Château Moulin de Rioucreux
Blaye Côtes de Bordeaux
The parcels of the Moulin de Rioucreux are located in the commune of Saint-Christoly-de-Blaye in the area of Saint-Savin. The vineyard covers 16 hectares of Bordeaux AOC (white, rosé) and Blaye Côtes de Bordeaux, with three types of terroirs: clayey, clay-limestone and sandy-clay. The vines are 15% white and 85% red.
For the white grappes, we work with 28-year-old Sauvignon gris and 4-year-old Sauvignon blanc vines. Château Moulin de Rioucreux's dry whites are very fruity wines, with citrus fruits, quite fat on the palate, atypical because of their balance between acidity and fat for maturing in vats.
In red, we work with Cabernet Sauvignon, Malbec and Merlot vines. The average age of the vines is 18 years, 55 years for the oldest vines. The reds produced are rather fruity, easy to combine with meals with friends or with an aperi0f. The soils can vary for the same parcels, from sandy to clay-limestone.
Château Moulin des Blais
Côtes de Bourg
The Côtes de Bourg appellation, located on the right bank of the Dordogne and Garonne rivers, 35 km north of Bordeaux (20 km by the river), extends over 15 communes and is nicknamed "La Petite Suisse Girondine" for its hillside topography.
The parcels of Château Moulin des Blais are located in the commune of Teuillac, near Bourg, 3 kilometres close to the Moulin de Rioucreux. This vineyard now has 12 hectares of vines in the Côtes de Bourg appellation. The vines are 4% white (Sauvignon gris) and 96% red (Cabernet Sauvignon and Merlot) on clayey-silt to clayey-gravelly soils.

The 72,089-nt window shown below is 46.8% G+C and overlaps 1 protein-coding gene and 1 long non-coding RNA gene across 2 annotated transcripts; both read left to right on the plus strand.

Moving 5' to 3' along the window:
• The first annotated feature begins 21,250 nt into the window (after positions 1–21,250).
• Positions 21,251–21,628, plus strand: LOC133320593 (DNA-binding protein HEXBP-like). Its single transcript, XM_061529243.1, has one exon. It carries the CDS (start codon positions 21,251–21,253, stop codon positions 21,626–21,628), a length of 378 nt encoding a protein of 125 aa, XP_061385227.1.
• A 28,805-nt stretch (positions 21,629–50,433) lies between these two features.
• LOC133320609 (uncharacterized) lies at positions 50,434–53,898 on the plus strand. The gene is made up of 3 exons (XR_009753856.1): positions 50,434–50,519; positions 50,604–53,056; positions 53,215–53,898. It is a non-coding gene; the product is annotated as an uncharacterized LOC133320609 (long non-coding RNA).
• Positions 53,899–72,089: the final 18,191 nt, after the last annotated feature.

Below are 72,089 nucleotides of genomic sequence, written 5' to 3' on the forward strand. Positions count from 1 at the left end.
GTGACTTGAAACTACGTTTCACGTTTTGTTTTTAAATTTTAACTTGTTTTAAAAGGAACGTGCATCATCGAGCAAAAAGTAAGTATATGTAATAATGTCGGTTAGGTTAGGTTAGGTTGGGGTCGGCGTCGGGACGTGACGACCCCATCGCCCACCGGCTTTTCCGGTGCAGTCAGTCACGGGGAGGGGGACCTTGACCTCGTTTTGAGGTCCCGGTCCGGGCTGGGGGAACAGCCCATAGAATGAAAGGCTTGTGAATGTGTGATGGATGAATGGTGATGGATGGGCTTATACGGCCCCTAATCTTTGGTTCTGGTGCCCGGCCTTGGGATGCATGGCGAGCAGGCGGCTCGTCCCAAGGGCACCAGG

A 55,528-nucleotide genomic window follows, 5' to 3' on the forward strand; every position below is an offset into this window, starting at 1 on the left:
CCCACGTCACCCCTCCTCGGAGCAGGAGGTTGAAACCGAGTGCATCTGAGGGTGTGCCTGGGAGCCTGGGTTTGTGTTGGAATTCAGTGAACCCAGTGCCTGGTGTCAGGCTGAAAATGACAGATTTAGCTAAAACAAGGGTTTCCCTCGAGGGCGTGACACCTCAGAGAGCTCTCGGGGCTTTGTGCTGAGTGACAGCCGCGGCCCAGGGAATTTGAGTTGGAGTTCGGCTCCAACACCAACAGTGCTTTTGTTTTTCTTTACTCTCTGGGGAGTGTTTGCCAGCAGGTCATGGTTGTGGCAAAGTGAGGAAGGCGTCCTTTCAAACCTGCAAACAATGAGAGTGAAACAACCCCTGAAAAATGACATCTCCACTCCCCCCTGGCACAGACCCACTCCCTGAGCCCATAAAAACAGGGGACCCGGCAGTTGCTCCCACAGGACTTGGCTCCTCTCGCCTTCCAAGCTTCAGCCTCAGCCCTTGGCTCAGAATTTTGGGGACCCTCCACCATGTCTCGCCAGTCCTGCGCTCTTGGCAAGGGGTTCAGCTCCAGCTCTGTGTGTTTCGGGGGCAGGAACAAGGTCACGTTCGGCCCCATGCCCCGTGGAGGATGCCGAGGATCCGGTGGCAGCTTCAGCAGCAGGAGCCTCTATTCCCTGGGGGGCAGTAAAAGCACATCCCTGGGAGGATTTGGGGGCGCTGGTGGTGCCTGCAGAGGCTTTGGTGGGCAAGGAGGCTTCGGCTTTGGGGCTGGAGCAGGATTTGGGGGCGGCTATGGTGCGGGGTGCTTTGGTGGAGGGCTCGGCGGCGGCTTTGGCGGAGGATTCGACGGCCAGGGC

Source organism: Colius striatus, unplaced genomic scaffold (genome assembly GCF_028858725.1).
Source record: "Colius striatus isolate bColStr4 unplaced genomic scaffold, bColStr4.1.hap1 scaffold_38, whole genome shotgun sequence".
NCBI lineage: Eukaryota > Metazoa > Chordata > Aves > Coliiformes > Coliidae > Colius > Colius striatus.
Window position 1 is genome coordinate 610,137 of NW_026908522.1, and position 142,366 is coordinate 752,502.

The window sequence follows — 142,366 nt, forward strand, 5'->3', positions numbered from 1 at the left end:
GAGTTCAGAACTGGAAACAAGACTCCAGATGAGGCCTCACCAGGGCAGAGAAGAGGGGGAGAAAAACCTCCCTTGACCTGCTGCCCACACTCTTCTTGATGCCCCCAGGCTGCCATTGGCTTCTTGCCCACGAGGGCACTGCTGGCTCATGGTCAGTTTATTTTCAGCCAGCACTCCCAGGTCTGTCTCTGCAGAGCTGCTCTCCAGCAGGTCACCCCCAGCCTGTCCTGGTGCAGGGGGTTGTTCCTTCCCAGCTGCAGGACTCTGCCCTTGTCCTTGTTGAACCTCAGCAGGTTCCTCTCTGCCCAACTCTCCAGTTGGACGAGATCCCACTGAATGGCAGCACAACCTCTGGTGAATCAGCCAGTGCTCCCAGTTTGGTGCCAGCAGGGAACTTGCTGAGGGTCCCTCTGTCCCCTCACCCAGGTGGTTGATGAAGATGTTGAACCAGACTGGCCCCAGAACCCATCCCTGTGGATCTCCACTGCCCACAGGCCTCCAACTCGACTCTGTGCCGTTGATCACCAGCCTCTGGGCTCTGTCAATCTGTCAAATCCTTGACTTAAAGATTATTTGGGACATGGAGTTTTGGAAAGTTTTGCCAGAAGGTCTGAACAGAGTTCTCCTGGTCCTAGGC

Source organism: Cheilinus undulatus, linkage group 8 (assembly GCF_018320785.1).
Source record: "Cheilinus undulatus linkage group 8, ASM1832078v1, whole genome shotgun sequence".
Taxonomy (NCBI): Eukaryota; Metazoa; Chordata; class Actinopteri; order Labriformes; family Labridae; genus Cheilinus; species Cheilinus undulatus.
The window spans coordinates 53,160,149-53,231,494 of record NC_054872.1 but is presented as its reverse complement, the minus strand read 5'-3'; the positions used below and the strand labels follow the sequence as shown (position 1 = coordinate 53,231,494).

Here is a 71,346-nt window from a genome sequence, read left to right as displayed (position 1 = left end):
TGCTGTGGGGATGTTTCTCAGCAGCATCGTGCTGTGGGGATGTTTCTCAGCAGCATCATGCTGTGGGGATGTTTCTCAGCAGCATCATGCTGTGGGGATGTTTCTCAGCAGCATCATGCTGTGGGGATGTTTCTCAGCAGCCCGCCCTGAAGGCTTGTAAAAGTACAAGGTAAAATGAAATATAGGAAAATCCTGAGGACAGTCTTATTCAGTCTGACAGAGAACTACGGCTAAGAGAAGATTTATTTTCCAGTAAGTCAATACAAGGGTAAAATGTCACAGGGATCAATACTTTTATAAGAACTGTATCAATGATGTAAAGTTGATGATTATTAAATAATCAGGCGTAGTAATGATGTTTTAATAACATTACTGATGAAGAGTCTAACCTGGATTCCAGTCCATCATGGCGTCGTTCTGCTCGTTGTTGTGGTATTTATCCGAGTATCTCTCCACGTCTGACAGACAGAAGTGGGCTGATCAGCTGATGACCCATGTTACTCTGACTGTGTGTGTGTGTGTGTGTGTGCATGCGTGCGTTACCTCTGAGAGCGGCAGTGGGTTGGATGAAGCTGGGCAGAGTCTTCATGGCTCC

For red, we work with Cabernet Sauvignon and Merlot vines that are on average 20 years old. The reds raised in vats are always fruity, but spicier and more concentrated in terms of tannins. The others are matured in 400-litre French oak barrels of medium heat, for a well- mingled oak note.
Our Methods in the vines
Organic agriculture conversion
When I took over the vineyard, we already had the tools to limit the use of weedkillers. I gradually completed the equipment: a 70s decavaillonneuse recovered from an uncle, hoeing blades to work the soil around the feet, a wire brush, an intercept mower, etc.
We keep one row out of two grassed rows to maintain biodiversity and have soils that are more easily load-bearing. Our objective is not to systematically eliminate grass, which is logically more present in organic than in conventional, but to manage it as well as possible.
As soon as I set up, I had plots certified in organic agriculture on both appellations of Côtes. All the plots will are engaged in conversion since 2018, with the objective of having 100% of our plots organic by 2021.